- Sanctions: The report argues that Trump “should immediately communicate in a public manner that he will veto any sanctions legislation that risks U.S. obligations under the JCPOA, and is prepared for early Congressional battles over legislation aimed at upending the nuclear accord” and recommends that he look for “strategic trade openings” with Tehran. Although Trump’s public statements on Iran, and the early makeup of his administration, would suggest that he is not going to take this step, one of Trump’s complaints about the JCPOA was that remaining U.S. sanctions prevent American companies from reaping any of the benefit from the opening of the Iranian market.
- Energy Security: In an effort to “[balance] Russian influence in the gas market, [strengthen] regional economic interdependence to help stabilize the Middle East, and [promote] economic development that marginalizes extremist groups,” the NIAC report calls for “integrating Iran’s oil and gas plans into existing regional structures and creating energy security linkages between Washington and Tehran.”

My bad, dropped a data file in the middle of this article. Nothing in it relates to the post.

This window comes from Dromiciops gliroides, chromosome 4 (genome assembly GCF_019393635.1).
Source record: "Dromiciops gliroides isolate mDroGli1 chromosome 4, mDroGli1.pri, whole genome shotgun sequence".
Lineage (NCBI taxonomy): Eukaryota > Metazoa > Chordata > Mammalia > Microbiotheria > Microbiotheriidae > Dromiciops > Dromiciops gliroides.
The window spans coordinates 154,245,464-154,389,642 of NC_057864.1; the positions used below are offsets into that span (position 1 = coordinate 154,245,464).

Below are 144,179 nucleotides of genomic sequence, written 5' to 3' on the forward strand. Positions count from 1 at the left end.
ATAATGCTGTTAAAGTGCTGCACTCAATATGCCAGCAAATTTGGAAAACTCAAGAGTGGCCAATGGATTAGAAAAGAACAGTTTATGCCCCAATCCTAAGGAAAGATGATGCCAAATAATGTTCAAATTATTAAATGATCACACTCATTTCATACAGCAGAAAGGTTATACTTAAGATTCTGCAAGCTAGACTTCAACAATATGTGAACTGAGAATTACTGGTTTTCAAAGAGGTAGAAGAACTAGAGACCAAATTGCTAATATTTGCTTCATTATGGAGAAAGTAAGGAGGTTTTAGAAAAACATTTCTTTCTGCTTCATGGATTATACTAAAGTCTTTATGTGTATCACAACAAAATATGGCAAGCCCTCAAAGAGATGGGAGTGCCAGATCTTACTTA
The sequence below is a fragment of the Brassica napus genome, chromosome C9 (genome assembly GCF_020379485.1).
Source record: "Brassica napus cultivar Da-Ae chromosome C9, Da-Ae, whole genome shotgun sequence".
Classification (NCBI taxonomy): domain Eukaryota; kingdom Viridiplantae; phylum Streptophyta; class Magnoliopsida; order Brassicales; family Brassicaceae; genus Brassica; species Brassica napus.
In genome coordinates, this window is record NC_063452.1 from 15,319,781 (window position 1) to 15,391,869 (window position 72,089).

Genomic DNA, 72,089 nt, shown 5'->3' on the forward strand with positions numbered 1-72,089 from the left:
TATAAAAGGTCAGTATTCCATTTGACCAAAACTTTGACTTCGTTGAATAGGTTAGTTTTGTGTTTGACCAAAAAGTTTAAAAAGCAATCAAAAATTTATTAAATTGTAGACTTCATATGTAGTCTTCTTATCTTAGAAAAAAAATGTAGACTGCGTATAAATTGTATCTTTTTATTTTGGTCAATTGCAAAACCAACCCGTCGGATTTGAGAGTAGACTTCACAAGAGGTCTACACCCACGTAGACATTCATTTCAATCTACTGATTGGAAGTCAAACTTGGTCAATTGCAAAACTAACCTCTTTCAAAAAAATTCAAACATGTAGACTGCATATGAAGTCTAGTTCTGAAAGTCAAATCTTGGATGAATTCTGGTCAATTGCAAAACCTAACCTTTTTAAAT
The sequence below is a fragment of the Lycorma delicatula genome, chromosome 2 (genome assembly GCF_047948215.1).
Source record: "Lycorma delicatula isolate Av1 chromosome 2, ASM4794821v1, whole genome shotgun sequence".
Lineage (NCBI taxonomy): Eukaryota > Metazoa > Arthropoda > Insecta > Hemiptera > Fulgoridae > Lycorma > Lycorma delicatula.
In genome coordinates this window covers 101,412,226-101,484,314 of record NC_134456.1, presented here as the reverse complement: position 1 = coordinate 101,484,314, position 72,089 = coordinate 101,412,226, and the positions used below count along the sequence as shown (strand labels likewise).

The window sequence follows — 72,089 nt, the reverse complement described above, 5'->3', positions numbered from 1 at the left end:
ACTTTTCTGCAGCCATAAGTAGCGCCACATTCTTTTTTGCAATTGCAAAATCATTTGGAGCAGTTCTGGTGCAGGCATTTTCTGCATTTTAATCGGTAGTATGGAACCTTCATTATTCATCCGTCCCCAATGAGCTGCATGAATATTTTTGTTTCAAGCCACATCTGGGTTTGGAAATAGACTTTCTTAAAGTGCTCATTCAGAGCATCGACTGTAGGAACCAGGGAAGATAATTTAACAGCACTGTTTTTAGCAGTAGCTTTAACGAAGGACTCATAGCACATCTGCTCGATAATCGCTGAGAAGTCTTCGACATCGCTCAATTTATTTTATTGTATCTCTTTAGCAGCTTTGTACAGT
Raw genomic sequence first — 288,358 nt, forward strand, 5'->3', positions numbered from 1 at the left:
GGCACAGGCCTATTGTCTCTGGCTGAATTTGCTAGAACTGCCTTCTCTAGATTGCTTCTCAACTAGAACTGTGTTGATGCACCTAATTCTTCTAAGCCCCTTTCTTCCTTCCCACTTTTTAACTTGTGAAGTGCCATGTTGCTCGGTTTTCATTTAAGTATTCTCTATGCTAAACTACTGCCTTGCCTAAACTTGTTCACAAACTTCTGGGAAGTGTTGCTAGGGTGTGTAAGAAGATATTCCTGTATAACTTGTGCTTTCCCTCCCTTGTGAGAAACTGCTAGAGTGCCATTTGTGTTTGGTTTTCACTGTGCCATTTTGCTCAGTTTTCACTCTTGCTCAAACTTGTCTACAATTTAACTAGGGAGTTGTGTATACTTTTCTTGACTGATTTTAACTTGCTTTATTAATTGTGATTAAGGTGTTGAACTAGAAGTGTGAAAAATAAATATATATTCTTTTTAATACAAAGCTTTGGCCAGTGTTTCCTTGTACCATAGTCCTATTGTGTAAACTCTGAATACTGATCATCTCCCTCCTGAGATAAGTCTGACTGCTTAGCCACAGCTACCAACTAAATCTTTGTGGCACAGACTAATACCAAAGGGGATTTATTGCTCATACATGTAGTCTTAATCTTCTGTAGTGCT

- Human Rights: Iran’s human rights record remains a challenge in terms of improving Tehran’s relations with the United States and other Western nations. NIAC argues that the Trump administration should continue to support international efforts to push Iran to improve on this issue. However, it should avoid “using human rights as a political tool to advance its other objectives with the country,” as that “undermines the human rights situation in Iran and harms U.S. credibility.” If suspicions that Trump may reduce America’s focus on human rights turn out to be correct, this last point may no longer be a point of contention between the two countries.
The Effect of Trump’s Election